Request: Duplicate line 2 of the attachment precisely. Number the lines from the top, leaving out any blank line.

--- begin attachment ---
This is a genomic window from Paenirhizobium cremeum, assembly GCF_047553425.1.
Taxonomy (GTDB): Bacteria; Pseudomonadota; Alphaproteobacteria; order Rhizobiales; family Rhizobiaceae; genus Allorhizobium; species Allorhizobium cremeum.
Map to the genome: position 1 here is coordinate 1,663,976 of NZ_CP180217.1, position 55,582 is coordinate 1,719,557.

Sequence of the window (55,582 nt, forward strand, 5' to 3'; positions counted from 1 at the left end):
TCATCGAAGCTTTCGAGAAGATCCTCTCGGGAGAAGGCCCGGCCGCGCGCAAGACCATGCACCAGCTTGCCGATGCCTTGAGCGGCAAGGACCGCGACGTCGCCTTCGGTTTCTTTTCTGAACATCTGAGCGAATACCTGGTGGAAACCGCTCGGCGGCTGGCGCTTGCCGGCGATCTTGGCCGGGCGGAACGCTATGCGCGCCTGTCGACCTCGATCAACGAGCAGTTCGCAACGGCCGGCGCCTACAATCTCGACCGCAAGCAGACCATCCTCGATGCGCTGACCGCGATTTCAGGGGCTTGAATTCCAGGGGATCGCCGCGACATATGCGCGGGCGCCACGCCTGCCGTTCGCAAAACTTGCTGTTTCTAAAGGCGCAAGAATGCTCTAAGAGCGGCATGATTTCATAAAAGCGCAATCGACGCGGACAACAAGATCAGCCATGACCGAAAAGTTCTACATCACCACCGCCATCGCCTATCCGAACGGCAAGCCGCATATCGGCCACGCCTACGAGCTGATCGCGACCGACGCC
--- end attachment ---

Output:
Taxonomy (GTDB): Bacteria; Pseudomonadota; Alphaproteobacteria; order Rhizobiales; family Rhizobiaceae; genus Allorhizobium; species Allorhizobium cremeum.